CHICAGO (CN) – A Wisconsin elementary school should have moved a teacher with seasonal affective disorder to a classroom with exterior windows, the 7th Circuit ruled.
Renae Ekstrand requested a switch in 2005 to teaching first grade at Somerset Elementary School after five years with the kindergarten class.
The first grade classroom had no exterior windows, however, and was located in a loud area of the school.
Shortly after the school year began, Ekstrand began experiencing symptoms of seasonal affective disorder, a form of depression.
Ekstrand wanted to switch rooms, but the principal tried only to make the existing classroom more hospitable.
On the recommendation of both her psychologist and primary care physician, Ekstrand took a three-month leave of absence for illness. Ekstrand claimed to have explained to school officials that she would be unable to teach unless she was assigned to a room with natural light.
When no reassignment occurred, Ekstrand extended her leave for the remainder of the 2005-06 school year. She also took leave for the 2006-07 school year.
Ekstrand then sued the School District of Somerset, alleging that it failed to accommodate her disability by assigning her to a different classroom violated the Americans With Disabilities Act.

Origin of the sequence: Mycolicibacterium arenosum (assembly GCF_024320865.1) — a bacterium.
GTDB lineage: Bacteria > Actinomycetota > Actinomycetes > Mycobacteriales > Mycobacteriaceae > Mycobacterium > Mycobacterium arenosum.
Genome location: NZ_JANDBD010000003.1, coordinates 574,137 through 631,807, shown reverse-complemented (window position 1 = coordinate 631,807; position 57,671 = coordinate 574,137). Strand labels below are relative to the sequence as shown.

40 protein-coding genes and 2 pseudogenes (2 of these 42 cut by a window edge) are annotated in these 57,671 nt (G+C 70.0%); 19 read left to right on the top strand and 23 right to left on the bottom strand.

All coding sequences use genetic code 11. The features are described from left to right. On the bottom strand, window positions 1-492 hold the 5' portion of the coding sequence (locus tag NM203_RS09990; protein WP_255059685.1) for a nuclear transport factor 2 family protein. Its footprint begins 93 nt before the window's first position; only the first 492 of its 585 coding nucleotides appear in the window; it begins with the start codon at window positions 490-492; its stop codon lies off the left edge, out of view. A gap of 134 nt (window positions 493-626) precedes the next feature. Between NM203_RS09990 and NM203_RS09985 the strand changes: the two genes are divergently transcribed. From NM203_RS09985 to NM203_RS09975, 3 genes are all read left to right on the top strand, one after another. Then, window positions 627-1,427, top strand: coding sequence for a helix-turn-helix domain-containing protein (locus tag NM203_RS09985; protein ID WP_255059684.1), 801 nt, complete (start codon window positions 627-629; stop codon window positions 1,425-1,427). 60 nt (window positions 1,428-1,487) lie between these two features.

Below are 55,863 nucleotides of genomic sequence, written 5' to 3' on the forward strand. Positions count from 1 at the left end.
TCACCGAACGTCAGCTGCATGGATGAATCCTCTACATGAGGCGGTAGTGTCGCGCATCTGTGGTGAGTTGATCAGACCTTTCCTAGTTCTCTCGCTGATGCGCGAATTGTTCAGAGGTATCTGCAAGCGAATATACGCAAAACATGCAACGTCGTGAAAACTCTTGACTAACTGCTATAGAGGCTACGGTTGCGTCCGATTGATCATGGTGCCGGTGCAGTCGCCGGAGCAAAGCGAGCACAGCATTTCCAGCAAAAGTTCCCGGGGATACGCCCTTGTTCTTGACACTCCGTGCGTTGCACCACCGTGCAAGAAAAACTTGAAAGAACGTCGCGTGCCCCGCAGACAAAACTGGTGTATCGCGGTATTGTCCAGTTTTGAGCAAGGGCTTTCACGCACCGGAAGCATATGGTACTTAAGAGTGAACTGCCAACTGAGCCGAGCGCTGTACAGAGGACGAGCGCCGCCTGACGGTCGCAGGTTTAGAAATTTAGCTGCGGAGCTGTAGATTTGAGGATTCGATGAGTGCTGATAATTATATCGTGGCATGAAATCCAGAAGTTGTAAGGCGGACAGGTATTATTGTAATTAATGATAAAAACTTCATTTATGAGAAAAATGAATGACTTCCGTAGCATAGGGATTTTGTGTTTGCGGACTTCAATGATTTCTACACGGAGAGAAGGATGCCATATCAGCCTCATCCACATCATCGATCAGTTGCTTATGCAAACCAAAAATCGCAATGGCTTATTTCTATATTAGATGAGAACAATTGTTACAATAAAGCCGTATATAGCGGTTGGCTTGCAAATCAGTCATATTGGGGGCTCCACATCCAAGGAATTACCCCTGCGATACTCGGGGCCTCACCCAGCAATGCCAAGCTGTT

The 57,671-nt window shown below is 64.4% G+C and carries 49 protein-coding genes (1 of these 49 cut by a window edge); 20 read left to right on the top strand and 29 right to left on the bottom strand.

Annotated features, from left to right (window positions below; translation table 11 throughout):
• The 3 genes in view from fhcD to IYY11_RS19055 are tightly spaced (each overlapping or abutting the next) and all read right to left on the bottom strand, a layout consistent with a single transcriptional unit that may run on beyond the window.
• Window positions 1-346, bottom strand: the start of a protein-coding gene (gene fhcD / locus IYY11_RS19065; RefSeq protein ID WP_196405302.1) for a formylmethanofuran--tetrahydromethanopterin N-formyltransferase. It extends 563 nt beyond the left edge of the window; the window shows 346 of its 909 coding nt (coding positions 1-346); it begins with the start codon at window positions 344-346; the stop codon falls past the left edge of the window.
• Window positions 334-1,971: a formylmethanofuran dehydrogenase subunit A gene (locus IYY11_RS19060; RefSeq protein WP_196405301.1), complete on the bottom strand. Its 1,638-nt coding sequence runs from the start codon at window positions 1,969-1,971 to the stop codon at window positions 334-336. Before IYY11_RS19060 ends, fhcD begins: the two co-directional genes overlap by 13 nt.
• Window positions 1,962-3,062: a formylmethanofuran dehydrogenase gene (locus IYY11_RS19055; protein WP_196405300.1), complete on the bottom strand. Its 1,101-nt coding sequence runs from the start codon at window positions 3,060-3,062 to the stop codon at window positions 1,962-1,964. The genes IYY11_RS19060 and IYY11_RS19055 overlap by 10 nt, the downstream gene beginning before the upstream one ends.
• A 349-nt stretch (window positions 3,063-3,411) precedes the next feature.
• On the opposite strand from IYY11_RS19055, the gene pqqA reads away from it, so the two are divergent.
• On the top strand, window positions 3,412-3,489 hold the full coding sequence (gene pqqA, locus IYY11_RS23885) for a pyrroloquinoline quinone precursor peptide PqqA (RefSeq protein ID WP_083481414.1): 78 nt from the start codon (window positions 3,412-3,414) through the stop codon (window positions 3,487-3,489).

Though U.S. District Judge Barbara Crabb initially granted summary judgment to the school district, the case went to trial on orders from the 7th Circuit.
A jury ultimately awarded Ekstrand more than $26,000 in back pay and benefits.
In the latest appeal, the school district claimed that Ekstrand had presented insufficient evidence at trial.
Crabb denied the motion, and the 7th Circuit affirmed on Wednesday.
“This challenge to the sufficiency of the evidence is particularly weak because we essentially decided these very same issues in Ekstrand’s favor the last time this case was before us,” Judge William Bauer wrote for a three-member panel. “When Ekstrand appealed the entry of summary judgment against her in 2009, we held that a genuine issue of material fact existed. … By that, we simply meant that Ekstrand had presented enough evidence for a reasonable jury to find in her favor on those issues.”
Unless some of those facts from 2009 had changed, there was no reason to overturn the prior ruling, Bauer said.